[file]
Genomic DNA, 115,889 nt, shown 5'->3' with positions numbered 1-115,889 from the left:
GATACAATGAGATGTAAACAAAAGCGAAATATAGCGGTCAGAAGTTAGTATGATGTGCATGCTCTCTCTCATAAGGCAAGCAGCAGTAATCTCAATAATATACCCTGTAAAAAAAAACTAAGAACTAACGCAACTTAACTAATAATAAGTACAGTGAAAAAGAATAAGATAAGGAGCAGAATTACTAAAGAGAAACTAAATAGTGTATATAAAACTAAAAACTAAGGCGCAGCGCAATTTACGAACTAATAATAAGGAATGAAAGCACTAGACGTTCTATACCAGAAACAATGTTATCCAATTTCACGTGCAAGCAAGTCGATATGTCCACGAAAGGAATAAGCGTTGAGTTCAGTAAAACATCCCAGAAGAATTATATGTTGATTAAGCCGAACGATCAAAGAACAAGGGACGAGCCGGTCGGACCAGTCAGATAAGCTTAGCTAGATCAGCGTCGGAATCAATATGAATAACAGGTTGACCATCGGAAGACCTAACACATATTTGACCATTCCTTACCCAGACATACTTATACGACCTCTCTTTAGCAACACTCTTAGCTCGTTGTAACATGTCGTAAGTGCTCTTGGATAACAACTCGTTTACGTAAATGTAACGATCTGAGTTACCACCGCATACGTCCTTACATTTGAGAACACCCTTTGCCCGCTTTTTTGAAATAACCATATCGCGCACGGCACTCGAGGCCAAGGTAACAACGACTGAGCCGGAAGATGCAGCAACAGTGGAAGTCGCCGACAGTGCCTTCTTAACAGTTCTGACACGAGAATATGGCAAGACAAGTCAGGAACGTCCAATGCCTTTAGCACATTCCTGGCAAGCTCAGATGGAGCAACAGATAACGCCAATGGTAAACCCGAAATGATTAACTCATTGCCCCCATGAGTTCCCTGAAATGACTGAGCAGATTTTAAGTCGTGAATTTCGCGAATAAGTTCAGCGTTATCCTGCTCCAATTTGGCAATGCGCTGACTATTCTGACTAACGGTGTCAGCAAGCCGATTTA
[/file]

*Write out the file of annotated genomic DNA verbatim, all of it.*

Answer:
Genomic DNA, 115,889 nt, shown 5'->3' with positions numbered 1-115,889 from the left:
GATACAATGAGATGTAAACAAAAGCGAAATATAGCGGTCAGAAGTTAGTATGATGTGCATGCTCTCTCTCATAAGGCAAGCAGCAGTAATCTCAATAATATACCCTGTAAAAAAAAACTAAGAACTAACGCAACTTAACTAATAATAAGTACAGTGAAAAAGAATAAGATAAGGAGCAGAATTACTAAAGAGAAACTAAATAGTGTATATAAAACTAAAAACTAAGGCGCAGCGCAATTTACGAACTAATAATAAGGAATGAAAGCACTAGACGTTCTATACCAGAAACAATGTTATCCAATTTCACGTGCAAGCAAGTCGATATGTCCACGAAAGGAATAAGCGTTGAGTTCAGTAAAACATCCCAGAAGAATTATATGTTGATTAAGCCGAACGATCAAAGAACAAGGGACGAGCCGGTCGGACCAGTCAGATAAGCTTAGCTAGATCAGCGTCGGAATCAATATGAATAACAGGTTGACCATCGGAAGACCTAACACATATTTGACCATTCCTTACCCAGACATACTTATACGACCTCTCTTTAGCAACACTCTTAGCTCGTTGTAACATGTCGTAAGTGCTCTTGGATAACAACTCGTTTACGTAAATGTAACGATCTGAGTTACCACCGCATACGTCCTTACATTTGAGAACACCCTTTGCCCGCTTTTTTGAAATAACCATATCGCGCACGGCACTCGAGGCCAAGGTAACAACGACTGAGCCGGAAGATGCAGCAACAGTGGAAGTCGCCGACAGTGCCTTCTTAACAGTTCTGACACGAGAATATGGCAAGACAAGTCAGGAACGTCCAATGCCTTTAGCACATTCCTGGCAAGCTCAGATGGAGCAACAGATAACGCCAATGGTAAACCCGAAATGATTAACTCATTGCCCCCATGAGTTCCCTGAAATGACTGAGCAGATTTTAAGTCGTGAATTTCGCGAATAAGTTCAGCGTTATCCTGCTCCAATTTGGCAATGCGCTGACTATTCTGACTAACGGTGTCAGCAAGCCGATTTA